Nine months after we first had ugly weather rear its head, it has returned.

The catastrophe that was Tropical Storm Irene has left thousands, still, without power and messed with many others this week.

The sports programs serve as respite for those kids and adults who yearn for simple things like a hot shower, or a cell-phone charge. I know first hand, we take electricity far too much for granted.

And despite the fact that teams have gone back to practice, Irene has completely messed up the fall sports season.

The CIAC has acted, declaring the 14-practice rule still in effect for sports. If you're unfamiliar with the ordinance, it declares that teams must complete 14 practices prior to playing their first games.

Schools like Fairfield Prep have been unable to practice because the buildings are closed. Because Prep draws kids from all parts of southern Connecticut, travel becomes an issue and therefore practice is out.

It's the same story as in the winter when snow closes the schools, and the danger of kids being hurt traveling to practice and slick roads prohibits workouts. No liability of kids skidding on black ice. It has been perfect-- weatherwise-- every day since the storm passed.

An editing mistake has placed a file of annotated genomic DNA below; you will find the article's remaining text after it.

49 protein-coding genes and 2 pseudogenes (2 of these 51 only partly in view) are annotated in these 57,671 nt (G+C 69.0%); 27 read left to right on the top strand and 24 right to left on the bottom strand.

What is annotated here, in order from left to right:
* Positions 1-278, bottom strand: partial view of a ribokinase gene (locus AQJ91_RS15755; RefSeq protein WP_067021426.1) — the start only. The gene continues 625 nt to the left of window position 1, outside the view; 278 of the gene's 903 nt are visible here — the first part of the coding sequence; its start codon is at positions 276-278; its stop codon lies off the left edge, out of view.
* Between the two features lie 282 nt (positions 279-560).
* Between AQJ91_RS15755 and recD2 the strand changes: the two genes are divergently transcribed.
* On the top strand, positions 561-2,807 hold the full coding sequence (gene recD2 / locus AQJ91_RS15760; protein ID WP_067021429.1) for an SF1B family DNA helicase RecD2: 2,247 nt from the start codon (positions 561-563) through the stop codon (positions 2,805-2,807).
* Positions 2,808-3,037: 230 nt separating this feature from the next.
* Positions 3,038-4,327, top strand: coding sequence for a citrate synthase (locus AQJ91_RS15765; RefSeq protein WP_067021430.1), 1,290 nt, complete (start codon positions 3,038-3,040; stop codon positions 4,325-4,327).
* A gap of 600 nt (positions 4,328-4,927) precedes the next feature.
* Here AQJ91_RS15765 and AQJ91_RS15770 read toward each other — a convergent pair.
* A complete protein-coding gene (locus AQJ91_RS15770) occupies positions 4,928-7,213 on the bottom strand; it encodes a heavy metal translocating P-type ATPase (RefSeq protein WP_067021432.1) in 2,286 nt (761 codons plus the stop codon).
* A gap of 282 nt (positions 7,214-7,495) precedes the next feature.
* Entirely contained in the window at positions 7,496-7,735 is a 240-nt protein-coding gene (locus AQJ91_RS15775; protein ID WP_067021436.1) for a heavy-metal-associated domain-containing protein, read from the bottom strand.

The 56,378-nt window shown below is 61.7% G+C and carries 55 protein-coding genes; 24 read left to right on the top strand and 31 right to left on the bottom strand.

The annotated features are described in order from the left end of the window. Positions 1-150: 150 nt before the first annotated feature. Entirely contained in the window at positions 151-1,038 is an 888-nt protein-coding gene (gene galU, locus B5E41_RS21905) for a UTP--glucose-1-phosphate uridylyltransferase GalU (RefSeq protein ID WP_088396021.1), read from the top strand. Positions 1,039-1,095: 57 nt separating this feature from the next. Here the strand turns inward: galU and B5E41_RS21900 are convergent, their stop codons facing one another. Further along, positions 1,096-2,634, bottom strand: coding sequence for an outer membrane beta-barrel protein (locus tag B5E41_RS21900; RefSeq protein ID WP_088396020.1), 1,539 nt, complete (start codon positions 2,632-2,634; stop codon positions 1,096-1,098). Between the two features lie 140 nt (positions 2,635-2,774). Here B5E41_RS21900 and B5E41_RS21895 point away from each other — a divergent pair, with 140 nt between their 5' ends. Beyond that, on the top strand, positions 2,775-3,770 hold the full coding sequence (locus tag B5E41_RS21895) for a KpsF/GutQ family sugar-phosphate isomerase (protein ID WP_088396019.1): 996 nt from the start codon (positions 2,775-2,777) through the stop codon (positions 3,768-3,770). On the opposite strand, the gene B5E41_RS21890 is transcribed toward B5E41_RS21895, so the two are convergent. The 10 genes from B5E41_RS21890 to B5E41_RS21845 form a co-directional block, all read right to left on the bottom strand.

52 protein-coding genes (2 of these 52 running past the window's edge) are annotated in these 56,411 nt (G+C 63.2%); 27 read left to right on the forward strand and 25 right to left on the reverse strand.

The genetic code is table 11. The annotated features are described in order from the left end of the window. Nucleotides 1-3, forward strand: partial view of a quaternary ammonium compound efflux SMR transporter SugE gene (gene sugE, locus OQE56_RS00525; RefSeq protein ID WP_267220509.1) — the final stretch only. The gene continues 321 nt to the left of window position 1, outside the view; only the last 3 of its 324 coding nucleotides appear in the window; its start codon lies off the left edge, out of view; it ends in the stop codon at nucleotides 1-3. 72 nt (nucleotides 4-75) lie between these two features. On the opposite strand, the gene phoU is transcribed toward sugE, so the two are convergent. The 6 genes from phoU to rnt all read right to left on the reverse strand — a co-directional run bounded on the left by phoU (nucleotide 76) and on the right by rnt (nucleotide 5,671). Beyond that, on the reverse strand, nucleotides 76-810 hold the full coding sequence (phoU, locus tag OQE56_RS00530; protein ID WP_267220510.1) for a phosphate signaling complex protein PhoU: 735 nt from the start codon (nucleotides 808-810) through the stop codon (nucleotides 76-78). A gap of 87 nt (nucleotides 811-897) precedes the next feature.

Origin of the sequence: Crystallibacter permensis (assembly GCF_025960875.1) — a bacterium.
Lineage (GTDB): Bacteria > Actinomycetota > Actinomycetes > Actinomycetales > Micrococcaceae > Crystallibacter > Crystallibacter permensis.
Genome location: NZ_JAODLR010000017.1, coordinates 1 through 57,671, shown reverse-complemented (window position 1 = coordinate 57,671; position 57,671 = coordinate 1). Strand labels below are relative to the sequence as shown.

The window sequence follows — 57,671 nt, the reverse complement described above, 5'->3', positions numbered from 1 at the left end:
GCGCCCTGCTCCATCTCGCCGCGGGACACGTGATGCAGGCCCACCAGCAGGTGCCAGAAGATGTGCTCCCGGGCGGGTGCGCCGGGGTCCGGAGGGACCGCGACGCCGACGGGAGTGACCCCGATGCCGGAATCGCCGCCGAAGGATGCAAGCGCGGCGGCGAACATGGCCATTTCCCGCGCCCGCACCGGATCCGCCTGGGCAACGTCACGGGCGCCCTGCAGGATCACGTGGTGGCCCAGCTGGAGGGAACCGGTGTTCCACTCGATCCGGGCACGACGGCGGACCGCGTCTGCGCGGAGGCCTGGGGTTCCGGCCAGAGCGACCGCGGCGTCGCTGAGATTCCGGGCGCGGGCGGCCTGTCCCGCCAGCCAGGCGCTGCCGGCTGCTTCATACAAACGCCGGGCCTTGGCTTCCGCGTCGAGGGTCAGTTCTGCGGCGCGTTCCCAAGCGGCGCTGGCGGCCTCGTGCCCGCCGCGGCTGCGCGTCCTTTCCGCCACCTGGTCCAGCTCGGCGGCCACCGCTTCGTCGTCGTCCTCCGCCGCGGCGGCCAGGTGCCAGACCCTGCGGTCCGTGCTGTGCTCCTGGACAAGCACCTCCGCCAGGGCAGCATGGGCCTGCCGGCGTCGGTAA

Lest we forget, other schools upstate still don't have power. Or places like Weston or New Canaan where 70-plus percent of homes still don't have electricity. I'm sure the public schools there can have practices when there is no school, or since school hasn't started yet, but any delay to the year leaves coaches needing to play catch up.

Each of the coaches I've spoken with this week have handled the practice cancellations well. Warde's field hockey went in triple sessions on Monday because Saturday and Sunday washed out tryouts.

Head coach Jodie Shannon didn't have to make any cuts, but when a team like hers has freshmen expected to contribute, every day of practice time missed is one more lesson that could be taught or one more drill that could be run.

The season is fast approaching, and granted, there is still all next week to train and prepare for the season ahead. It isn't like a washed out first weekend of the year is going to cost any teams a trip to the states or a conference championship.

But most coaches are bizarrely superstitious, and getting off to a good start is important. The first day of practice is important, that leads to the first game, which leads to the first playoff game, etc. Because the first day of practice was messed up, it throws the whole routine off.

The argument could be used statewide, meaning there is no clear advantage right now. But one more hurdle to jump lends itself to veteran-laden squads that can ignore distractions.

The school year is off to an inauspicious beginning. Here's hoping the weather isn't a factor from September through June.

We had enough of that last year.

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